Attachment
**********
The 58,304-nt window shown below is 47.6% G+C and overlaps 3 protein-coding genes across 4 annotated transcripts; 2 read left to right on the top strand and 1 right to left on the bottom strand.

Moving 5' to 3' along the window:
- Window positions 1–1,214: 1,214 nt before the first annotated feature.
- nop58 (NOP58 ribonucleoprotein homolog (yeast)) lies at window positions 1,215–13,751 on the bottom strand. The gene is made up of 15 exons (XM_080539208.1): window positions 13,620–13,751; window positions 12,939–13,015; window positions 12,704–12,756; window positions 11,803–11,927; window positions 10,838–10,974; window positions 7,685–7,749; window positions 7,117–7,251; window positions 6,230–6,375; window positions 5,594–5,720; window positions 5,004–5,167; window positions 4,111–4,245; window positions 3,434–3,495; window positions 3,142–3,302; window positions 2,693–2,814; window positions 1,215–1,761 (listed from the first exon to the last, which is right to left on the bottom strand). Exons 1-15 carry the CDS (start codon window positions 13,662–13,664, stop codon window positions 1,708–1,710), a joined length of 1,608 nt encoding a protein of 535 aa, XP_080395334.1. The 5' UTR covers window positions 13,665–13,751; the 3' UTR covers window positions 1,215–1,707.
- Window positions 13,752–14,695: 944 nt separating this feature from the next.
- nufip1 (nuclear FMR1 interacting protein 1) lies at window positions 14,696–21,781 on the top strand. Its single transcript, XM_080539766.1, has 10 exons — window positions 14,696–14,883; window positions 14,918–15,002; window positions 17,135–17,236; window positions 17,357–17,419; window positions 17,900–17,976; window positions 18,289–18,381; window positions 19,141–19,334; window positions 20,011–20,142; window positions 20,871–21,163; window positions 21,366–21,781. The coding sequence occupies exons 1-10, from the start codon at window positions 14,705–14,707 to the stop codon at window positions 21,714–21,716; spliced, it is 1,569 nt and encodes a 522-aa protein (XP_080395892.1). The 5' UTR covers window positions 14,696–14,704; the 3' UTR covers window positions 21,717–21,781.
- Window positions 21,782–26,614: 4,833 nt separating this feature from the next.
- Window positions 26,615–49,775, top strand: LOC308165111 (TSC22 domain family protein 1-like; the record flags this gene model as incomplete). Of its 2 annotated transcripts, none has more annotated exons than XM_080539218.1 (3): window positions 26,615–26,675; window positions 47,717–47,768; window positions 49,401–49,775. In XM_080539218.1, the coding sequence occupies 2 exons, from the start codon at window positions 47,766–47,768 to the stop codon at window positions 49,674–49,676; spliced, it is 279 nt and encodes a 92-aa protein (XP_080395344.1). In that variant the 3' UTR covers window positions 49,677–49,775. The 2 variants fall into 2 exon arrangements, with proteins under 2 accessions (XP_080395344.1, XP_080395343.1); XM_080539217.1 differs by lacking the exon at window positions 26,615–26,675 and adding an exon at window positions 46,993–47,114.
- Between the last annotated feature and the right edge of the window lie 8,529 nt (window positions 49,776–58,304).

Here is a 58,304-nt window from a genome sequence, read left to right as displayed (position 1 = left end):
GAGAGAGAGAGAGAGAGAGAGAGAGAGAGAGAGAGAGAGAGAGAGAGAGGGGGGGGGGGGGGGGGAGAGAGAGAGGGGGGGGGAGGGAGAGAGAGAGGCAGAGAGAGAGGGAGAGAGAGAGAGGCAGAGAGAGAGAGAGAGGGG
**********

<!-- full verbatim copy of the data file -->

The 58,304-nt window shown below is 47.6% G+C and overlaps 3 protein-coding genes across 4 annotated transcripts; 2 read left to right on the top strand and 1 right to left on the bottom strand.

Moving 5' to 3' along the window:
- Window positions 1–1,214: 1,214 nt before the first annotated feature.
- nop58 (NOP58 ribonucleoprotein homolog (yeast)) lies at window positions 1,215–13,751 on the bottom strand. The gene is made up of 15 exons (XM_080539208.1): window positions 13,620–13,751; window positions 12,939–13,015; window positions 12,704–12,756; window positions 11,803–11,927; window positions 10,838–10,974; window positions 7,685–7,749; window positions 7,117–7,251; window positions 6,230–6,375; window positions 5,594–5,720; window positions 5,004–5,167; window positions 4,111–4,245; window positions 3,434–3,495; window positions 3,142–3,302; window positions 2,693–2,814; window positions 1,215–1,761 (listed from the first exon to the last, which is right to left on the bottom strand). Exons 1-15 carry the CDS (start codon window positions 13,662–13,664, stop codon window positions 1,708–1,710), a joined length of 1,608 nt encoding a protein of 535 aa, XP_080395334.1. The 5' UTR covers window positions 13,665–13,751; the 3' UTR covers window positions 1,215–1,707.
- Window positions 13,752–14,695: 944 nt separating this feature from the next.
- nufip1 (nuclear FMR1 interacting protein 1) lies at window positions 14,696–21,781 on the top strand. Its single transcript, XM_080539766.1, has 10 exons — window positions 14,696–14,883; window positions 14,918–15,002; window positions 17,135–17,236; window positions 17,357–17,419; window positions 17,900–17,976; window positions 18,289–18,381; window positions 19,141–19,334; window positions 20,011–20,142; window positions 20,871–21,163; window positions 21,366–21,781. The coding sequence occupies exons 1-10, from the start codon at window positions 14,705–14,707 to the stop codon at window positions 21,714–21,716; spliced, it is 1,569 nt and encodes a 522-aa protein (XP_080395892.1). The 5' UTR covers window positions 14,696–14,704; the 3' UTR covers window positions 21,717–21,781.
- Window positions 21,782–26,614: 4,833 nt separating this feature from the next.
- Window positions 26,615–49,775, top strand: LOC308165111 (TSC22 domain family protein 1-like; the record flags this gene model as incomplete). Of its 2 annotated transcripts, none has more annotated exons than XM_080539218.1 (3): window positions 26,615–26,675; window positions 47,717–47,768; window positions 49,401–49,775. In XM_080539218.1, the coding sequence occupies 2 exons, from the start codon at window positions 47,766–47,768 to the stop codon at window positions 49,674–49,676; spliced, it is 279 nt and encodes a 92-aa protein (XP_080395344.1). In that variant the 3' UTR covers window positions 49,677–49,775. The 2 variants fall into 2 exon arrangements, with proteins under 2 accessions (XP_080395344.1, XP_080395343.1); XM_080539217.1 differs by lacking the exon at window positions 26,615–26,675 and adding an exon at window positions 46,993–47,114.
- Between the last annotated feature and the right edge of the window lie 8,529 nt (window positions 49,776–58,304).

Here is a 58,304-nt window from a genome sequence, read left to right as displayed (position 1 = left end):
GAGAGAGAGAGAGAGAGAGAGAGAGAGAGAGAGAGAGAGAGAGAGAGAGGGGGGGGGGGGGGGGGAGAGAGAGAGGGGGGGGGAGGGAGAGAGAGAGGCAGAGAGAGAGGGAGAGAGAGAGAGGCAGAGAGAGAGAGAGAGGGG